Metro: Invalides, La Tour Maubourg, Varenne
The Musée de l’Armée, the Army Museum, the Musée de l’Ordre de la Libération, the Museum of the Liberation Order, and the Musée des Plans-Reliefs, the Museum of Relief Maps, are located here at Les Invalides.
It is also a hospital and a retirement home for war veterans, which was the building’s original purpose, as well as the burial site for some of France’s war heroes.
King Louis XIV initiated the project by an order dated November 24, 1670, as a home and hospital for aged and unwell soldiers. The name is a shortened form of Hôpital des Invalides, the Hospital for Invalids.
The architect selected by the king from the eight projects submitted for Hôtel Les Invalides was Libéral Bruant.
The site for the Hôtel was suburban in the 17th century. The foundation stone was laid on November 30, 1671. The building of the Hôtle took three years and the first disabled soldier was oused there in October, 1674.
By the time the enlarged project was completed in 1676, the river front measured 196 meters and the complex had fifteen courtyards, the largest being the Cour d’Honneur, Court of Honor, for military parades.
The Cour d’Honneur continues to be used as a setting for military parades as well as ceremonies for awards and decorations and for concerts.
The courtyard is 102 meters long and 64 meters wide. It is lined with two rows of arcades.
A large statue of Napoleon I, created by Seurre in 1833, stands on the upper floor in a large arcade, looking across the courtyard.
This statue was originally standing on top of the Colonne Vendôme. It was brought here to Les Invalides in 1863.
The courtyard has three wall sundials. One on the north facade, one on the east facade and the third is on the west facade.
The upper floors of the structure enclosing the courtyard is now a memorial to those who have fallen and served in France’s wars since before World War I.
Plaques line the walls honoring such as, “Les Forces Feminines Français”, “des Formations Sanitaires”, those who carried off the field the wounded and dead, “For the Foreigners Fought in France, for France” such as natives of Poland, Holland, and the United States. The Resistance of the Swiss Volunteers are honored, as is the Red Cross, its nurses and ambulance drivers.
Even the families of the dead are remembered. Roughly translated this plaque reads, “To Their Fathers, Dead for France, The Sons of Those Killed, The Parents of Those Killed”.
The lower floor of these buildings have on display cannons and transport vehicles from times gone by.
Some cannons date from the reign of François 1er, 1515-1567.
It was felt that the veterans required a chapel, in which twenty year old Jules Hardouin Mansart assisted the aged Bruant, and then finished it in 1679 to Bruant’s designs after the elder architect’s death.
It was called the Church of St. Louis and daily attendance of the veterans was required.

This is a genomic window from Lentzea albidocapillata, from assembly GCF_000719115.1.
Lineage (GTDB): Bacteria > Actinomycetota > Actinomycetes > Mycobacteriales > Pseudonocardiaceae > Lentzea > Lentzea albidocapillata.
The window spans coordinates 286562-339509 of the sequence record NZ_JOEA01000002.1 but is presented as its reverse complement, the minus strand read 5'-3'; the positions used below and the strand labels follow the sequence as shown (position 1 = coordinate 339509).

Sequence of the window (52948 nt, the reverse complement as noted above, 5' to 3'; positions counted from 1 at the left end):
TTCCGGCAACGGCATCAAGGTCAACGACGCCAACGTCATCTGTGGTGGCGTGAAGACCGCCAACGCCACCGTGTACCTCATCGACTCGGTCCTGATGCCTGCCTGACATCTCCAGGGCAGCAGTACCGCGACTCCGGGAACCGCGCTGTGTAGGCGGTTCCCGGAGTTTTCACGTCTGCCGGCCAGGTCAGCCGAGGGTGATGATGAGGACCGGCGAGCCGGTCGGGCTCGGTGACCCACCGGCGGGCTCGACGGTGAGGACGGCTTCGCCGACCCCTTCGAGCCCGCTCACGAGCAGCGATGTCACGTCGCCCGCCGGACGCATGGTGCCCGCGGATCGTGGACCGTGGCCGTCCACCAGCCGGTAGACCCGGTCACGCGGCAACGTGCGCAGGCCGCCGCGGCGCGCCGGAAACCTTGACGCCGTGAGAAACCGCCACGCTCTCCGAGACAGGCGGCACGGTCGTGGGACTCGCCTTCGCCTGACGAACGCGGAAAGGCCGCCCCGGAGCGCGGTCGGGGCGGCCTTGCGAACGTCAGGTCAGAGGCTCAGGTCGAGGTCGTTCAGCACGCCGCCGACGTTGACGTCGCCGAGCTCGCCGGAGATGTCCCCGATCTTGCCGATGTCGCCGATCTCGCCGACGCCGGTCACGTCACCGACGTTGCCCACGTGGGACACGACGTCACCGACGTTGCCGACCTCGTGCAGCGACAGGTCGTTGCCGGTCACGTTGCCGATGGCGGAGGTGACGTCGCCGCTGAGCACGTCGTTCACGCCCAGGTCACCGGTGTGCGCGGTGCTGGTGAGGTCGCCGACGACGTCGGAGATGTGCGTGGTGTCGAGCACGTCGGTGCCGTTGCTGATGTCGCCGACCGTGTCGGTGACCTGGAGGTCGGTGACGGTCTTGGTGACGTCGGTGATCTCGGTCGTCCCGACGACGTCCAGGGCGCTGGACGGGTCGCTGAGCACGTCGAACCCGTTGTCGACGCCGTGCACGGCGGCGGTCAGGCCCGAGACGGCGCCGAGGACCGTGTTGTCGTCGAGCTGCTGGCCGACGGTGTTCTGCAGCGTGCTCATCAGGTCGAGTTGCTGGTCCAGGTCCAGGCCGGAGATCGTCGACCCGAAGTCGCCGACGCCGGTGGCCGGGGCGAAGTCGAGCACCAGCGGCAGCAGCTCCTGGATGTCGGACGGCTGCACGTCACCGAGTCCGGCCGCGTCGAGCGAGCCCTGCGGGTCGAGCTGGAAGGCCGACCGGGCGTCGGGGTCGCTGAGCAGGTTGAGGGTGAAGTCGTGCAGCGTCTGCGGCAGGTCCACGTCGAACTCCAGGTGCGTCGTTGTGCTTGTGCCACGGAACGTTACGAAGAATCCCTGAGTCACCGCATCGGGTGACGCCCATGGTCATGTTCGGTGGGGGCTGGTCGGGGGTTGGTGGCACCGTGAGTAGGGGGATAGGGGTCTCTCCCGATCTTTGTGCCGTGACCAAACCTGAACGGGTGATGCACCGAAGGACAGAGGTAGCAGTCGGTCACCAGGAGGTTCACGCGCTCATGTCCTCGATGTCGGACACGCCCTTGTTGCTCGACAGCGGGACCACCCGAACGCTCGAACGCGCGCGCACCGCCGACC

King Louis XIV wished to have a chapel where he and the soldiers could attend the same Mass. But, of course, the soldiers could notuse the same entrance as the King. This problem was solved by constructing a dual complex building, the Church of St. Louis, or the Soldier’s Church and the Eglise du Dôme, the Royal Church, often referred to as the Dôme des Invalides from its most striking feature.
Inspired by St. Peter’s Basilica in Rome the original for all Baroque domes, it is one of the triumphs of French Baroque architecture.
Mansart created an attic storey over its main cornice, and employed the paired columns motif in his more complicated rhythmic theme of a double set.
The general program of the church is sculptural but tightly integrated, rich but balanced, consistently carried through. He caps the vertical thrust firmly with a ribbed a half globe dome. The domed chapel is centrally placed and dominates the court of honor. It was finished in 1706.
The interior of the dome was painted by Le Brun’s understudy Charles de La Fosse (1636-1716) He used a Baroque element that creates the illusion of space seen from below. The painting was completed in 1705.
The most notable tomb at Les Invalides is that of Napoleon Bonaparte (1769-1821) in the crypt under Mansart’s dome.
Napoleon was initially interred on Saint Helena, but King Louis Philippe arranged for his remains to be brought to St. Jerome’s Chapel in Paris in 1840.
A renovation of Les Invalides took many years, but on April 2, 1861, Napoleon was moved to the most prominent location under the dome at Les Invalides.
Les Invalides is also the burial site for some of Napoleon’s family, for several military officers who served under him, and other French military heroes such as:
Joseph Bonaparte (1768 – 1845) — Napoleon’s eldest brother;
Jerome Bonaparte (1785 – 1851) — Napoleon’s youngest brother;
Napoleon II of France (1812 – 1833) — son of Napoleon;
Geraud Duroc (1774 – 1814) – Officer who fought with Napoleon;
Claude Joseph Rouget de Lisle (1760 – 1836) Army captain and the author of France’s national anthem, La Marseillaise;
Ferdinand Foch (1851 – 1929) – French Marshall during the First World War;
Henri de la Tour d’Auvergne (1611- 1675), better known as the Viscount de Turenne, he was Marshal of France under King Louis XIV and is one of France’s greatest military leaders.
On the north front of Les Invalides, Hardouin-Mansart’s chapel dome is large enough to dominate the long facade yet harmonizes with Libéral Bruant’s door framed under an arch (see photo at top of page).
Through the arch at the north end of the Cour d’Honneur is the expansive Esplanande des Invalides. This is a wide and long open lawn area.
At the north end of the Esplanade is the the Pont Alexander III. Across this fabulously ornate bridge are the Petit Palais and the Grand Palais.